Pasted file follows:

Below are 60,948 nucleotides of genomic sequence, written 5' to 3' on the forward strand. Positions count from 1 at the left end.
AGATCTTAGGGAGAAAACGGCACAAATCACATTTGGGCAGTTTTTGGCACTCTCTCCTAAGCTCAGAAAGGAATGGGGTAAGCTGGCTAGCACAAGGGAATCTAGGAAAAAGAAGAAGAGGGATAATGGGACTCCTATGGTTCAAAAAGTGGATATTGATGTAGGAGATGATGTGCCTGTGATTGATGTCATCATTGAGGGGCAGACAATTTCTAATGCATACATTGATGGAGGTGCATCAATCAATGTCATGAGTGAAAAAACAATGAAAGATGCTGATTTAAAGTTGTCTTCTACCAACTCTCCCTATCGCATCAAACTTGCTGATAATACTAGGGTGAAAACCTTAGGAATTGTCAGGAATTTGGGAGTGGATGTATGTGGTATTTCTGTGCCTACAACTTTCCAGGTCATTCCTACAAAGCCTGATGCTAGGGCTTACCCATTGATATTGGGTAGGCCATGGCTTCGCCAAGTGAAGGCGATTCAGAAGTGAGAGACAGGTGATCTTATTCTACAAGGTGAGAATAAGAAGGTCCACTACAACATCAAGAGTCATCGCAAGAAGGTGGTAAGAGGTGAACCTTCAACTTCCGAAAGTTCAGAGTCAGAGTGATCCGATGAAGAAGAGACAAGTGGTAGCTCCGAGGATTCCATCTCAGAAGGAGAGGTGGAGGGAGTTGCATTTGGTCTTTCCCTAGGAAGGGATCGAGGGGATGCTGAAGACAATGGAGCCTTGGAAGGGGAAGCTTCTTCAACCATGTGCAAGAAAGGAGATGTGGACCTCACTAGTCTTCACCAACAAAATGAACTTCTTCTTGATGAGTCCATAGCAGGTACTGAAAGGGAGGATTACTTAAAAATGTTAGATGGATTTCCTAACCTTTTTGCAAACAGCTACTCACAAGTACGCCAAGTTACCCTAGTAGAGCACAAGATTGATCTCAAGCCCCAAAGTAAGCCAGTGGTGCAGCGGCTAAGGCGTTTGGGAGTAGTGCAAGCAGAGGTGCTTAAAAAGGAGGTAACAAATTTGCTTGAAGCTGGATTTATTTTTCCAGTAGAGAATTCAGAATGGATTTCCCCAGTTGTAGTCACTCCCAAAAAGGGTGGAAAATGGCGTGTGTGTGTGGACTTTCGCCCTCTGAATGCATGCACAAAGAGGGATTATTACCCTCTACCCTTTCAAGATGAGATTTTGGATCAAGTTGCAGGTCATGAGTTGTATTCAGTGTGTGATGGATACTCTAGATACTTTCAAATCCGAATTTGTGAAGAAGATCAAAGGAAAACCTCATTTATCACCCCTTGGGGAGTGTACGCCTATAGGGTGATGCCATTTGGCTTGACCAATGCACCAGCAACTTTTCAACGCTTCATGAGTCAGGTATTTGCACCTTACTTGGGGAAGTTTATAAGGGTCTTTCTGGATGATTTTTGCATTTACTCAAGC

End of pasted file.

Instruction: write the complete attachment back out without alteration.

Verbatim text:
Below are 60,948 nucleotides of genomic sequence, written 5' to 3' on the forward strand. Positions count from 1 at the left end.
AGATCTTAGGGAGAAAACGGCACAAATCACATTTGGGCAGTTTTTGGCACTCTCTCCTAAGCTCAGAAAGGAATGGGGTAAGCTGGCTAGCACAAGGGAATCTAGGAAAAAGAAGAAGAGGGATAATGGGACTCCTATGGTTCAAAAAGTGGATATTGATGTAGGAGATGATGTGCCTGTGATTGATGTCATCATTGAGGGGCAGACAATTTCTAATGCATACATTGATGGAGGTGCATCAATCAATGTCATGAGTGAAAAAACAATGAAAGATGCTGATTTAAAGTTGTCTTCTACCAACTCTCCCTATCGCATCAAACTTGCTGATAATACTAGGGTGAAAACCTTAGGAATTGTCAGGAATTTGGGAGTGGATGTATGTGGTATTTCTGTGCCTACAACTTTCCAGGTCATTCCTACAAAGCCTGATGCTAGGGCTTACCCATTGATATTGGGTAGGCCATGGCTTCGCCAAGTGAAGGCGATTCAGAAGTGAGAGACAGGTGATCTTATTCTACAAGGTGAGAATAAGAAGGTCCACTACAACATCAAGAGTCATCGCAAGAAGGTGGTAAGAGGTGAACCTTCAACTTCCGAAAGTTCAGAGTCAGAGTGATCCGATGAAGAAGAGACAAGTGGTAGCTCCGAGGATTCCATCTCAGAAGGAGAGGTGGAGGGAGTTGCATTTGGTCTTTCCCTAGGAAGGGATCGAGGGGATGCTGAAGACAATGGAGCCTTGGAAGGGGAAGCTTCTTCAACCATGTGCAAGAAAGGAGATGTGGACCTCACTAGTCTTCACCAACAAAATGAACTTCTTCTTGATGAGTCCATAGCAGGTACTGAAAGGGAGGATTACTTAAAAATGTTAGATGGATTTCCTAACCTTTTTGCAAACAGCTACTCACAAGTACGCCAAGTTACCCTAGTAGAGCACAAGATTGATCTCAAGCCCCAAAGTAAGCCAGTGGTGCAGCGGCTAAGGCGTTTGGGAGTAGTGCAAGCAGAGGTGCTTAAAAAGGAGGTAACAAATTTGCTTGAAGCTGGATTTATTTTTCCAGTAGAGAATTCAGAATGGATTTCCCCAGTTGTAGTCACTCCCAAAAAGGGTGGAAAATGGCGTGTGTGTGTGGACTTTCGCCCTCTGAATGCATGCACAAAGAGGGATTATTACCCTCTACCCTTTCAAGATGAGATTTTGGATCAAGTTGCAGGTCATGAGTTGTATTCAGTGTGTGATGGATACTCTAGATACTTTCAAATCCGAATTTGTGAAGAAGATCAAAGGAAAACCTCATTTATCACCCCTTGGGGAGTGTACGCCTATAGGGTGATGCCATTTGGCTTGACCAATGCACCAGCAACTTTTCAACGCTTCATGAGTCAGGTATTTGCACCTTACTTGGGGAAGTTTATAAGGGTCTTTCTGGATGATTTTTGCATTTACTCAAGC